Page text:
US retail sales rose in October as many consumers began holiday shopping early to avoid any shortages amid pandemic-driven supply chain disruptions that are dominating businesses and shoppers this holiday season, the National Retail Federation (NRF) said.
“Retail sales data for October reflects the enduring strength of consumers’ finances and willingness to spend as the holiday season gets underway,” NRF President and CEO Matthew Shay said. “The robust balance sheets of American households are being met by retailer preparation and hard work to provide products that consumers want at competitive prices. We continue to urge consumers to shop early and shop safely, and we fully expect this holiday season to be one for the record books.”
NRF Chief Economist Jack Kleinhenz said, “October’s numbers highlight the retail industry’s ongoing hardiness now that we’re in the fourth quarter. Consumers remain in high gear moving into the last months of the year. While it’s difficult to parse out exact amounts, the figures reflect the combined effects of Halloween and early holiday shopping. Even though consumers may have begun shopping early to avoid inventory shortages, November and December are still when they do most of their holiday shopping, so much remains ahead of us.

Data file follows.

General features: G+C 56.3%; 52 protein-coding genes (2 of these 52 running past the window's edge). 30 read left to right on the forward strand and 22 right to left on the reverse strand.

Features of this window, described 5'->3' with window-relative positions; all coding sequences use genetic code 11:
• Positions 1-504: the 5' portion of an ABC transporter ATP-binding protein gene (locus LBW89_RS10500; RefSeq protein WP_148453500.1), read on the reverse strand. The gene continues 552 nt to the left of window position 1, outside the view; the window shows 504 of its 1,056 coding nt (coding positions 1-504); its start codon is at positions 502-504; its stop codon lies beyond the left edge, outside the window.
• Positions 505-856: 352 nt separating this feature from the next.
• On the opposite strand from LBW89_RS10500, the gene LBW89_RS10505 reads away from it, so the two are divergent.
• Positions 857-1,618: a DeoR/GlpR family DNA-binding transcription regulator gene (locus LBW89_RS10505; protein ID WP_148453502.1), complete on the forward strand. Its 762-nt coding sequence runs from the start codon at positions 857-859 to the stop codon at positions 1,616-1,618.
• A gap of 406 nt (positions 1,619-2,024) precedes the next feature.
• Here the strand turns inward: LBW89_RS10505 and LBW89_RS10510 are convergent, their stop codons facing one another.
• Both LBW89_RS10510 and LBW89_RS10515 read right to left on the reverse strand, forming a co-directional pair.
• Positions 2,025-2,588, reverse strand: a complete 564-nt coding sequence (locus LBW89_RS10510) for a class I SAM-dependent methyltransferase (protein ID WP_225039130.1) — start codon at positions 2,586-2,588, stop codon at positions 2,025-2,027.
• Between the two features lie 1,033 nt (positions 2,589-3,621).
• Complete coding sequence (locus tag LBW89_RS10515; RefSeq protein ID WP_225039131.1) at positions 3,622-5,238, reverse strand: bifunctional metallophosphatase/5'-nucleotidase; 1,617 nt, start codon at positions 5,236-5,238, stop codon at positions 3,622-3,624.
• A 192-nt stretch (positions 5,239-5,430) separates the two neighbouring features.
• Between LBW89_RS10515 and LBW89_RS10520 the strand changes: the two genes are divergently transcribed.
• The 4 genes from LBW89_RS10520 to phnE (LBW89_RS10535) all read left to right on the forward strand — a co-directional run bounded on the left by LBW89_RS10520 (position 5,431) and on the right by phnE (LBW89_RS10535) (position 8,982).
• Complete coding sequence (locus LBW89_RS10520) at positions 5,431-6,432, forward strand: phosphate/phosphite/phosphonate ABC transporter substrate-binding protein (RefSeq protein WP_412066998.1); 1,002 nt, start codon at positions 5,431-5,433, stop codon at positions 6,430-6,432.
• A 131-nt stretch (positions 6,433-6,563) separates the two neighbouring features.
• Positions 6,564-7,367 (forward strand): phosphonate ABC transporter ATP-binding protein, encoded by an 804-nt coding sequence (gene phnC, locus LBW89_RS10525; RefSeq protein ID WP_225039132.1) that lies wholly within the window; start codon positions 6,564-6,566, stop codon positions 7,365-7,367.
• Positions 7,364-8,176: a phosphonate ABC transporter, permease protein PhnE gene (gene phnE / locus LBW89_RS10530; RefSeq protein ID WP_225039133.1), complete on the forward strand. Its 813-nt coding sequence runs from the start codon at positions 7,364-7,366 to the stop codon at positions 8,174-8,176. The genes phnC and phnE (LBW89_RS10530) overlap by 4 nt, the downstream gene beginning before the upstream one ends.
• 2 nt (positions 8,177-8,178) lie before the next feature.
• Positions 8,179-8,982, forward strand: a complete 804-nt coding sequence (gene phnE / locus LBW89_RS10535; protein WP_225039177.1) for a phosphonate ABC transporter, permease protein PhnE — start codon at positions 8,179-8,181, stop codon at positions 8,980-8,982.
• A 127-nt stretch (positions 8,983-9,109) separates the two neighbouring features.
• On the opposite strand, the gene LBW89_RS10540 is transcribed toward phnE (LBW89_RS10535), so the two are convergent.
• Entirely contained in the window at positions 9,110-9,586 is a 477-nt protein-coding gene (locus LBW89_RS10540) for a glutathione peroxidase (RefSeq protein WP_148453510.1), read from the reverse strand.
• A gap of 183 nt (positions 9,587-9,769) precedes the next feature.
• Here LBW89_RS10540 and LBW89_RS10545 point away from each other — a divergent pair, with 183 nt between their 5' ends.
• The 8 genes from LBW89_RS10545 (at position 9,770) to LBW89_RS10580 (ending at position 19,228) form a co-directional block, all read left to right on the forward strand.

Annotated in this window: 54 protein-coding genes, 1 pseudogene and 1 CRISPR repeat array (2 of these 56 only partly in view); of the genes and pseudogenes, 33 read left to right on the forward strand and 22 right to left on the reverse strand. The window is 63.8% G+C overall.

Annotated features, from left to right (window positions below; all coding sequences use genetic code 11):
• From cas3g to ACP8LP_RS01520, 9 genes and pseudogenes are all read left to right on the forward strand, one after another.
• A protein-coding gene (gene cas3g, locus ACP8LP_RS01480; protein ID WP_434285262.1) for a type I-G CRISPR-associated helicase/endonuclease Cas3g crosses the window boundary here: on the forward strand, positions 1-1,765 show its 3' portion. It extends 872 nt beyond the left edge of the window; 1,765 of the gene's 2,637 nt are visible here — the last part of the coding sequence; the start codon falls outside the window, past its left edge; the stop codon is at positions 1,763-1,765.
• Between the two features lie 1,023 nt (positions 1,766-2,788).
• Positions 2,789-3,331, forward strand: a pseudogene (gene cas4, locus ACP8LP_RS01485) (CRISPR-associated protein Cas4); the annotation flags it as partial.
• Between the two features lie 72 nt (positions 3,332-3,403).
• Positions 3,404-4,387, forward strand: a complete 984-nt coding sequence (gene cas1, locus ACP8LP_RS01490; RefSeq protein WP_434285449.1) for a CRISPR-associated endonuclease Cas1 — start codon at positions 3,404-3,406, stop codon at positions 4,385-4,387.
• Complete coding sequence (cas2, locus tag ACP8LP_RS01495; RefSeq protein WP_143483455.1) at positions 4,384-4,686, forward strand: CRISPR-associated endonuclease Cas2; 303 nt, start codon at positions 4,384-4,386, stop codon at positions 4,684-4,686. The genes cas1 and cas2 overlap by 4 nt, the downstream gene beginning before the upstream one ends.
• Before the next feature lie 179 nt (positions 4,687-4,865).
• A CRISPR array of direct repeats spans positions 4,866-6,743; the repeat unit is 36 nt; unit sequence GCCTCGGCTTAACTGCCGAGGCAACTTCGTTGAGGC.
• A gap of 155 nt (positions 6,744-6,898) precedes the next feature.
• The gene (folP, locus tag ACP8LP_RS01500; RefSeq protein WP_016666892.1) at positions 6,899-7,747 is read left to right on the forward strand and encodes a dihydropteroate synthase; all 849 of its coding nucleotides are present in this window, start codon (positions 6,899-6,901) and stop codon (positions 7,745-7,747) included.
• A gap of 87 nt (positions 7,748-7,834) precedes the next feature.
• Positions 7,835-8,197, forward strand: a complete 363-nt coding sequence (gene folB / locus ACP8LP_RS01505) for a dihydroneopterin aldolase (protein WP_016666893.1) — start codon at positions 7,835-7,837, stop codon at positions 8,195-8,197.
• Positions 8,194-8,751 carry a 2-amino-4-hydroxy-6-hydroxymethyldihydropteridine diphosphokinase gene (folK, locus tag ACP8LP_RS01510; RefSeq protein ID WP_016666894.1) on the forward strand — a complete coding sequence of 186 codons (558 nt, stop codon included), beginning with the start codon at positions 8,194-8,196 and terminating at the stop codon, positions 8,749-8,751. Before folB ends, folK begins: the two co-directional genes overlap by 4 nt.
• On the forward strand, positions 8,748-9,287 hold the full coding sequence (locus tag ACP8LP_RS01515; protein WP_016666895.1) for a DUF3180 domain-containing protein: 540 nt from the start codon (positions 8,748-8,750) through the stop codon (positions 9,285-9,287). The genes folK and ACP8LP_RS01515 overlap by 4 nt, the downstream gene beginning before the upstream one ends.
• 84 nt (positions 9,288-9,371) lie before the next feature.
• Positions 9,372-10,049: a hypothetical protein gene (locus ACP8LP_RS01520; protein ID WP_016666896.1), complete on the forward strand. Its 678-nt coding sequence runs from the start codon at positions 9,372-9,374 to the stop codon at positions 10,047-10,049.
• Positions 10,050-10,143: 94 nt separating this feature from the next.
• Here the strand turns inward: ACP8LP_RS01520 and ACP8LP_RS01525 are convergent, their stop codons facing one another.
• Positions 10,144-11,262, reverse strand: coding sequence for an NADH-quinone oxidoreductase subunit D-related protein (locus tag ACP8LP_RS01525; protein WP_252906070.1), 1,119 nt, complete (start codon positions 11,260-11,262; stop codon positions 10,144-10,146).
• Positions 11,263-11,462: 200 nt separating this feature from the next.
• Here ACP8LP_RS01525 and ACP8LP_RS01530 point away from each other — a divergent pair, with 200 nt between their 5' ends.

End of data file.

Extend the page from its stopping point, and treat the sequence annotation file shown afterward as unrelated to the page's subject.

“Concerns about high prices are weighing on consumer sentiment, but that has not held back spending. As it has for more than a year-and-a-half, Covid-19 remains a significant factor should there be an increase in coronavirus infections that could cause a pullback in spending.”
The U.S. Census Bureau said overall retail sales in October were up 1.7% seasonally adjusted from September and up 16.3% year-over-year. That compares with increases of 0.8% month-over-month and 14.3% year-over-year in September. Despite occasional month-over-month declines, sales have grown year-over-year every month since June 2020, according to Census data.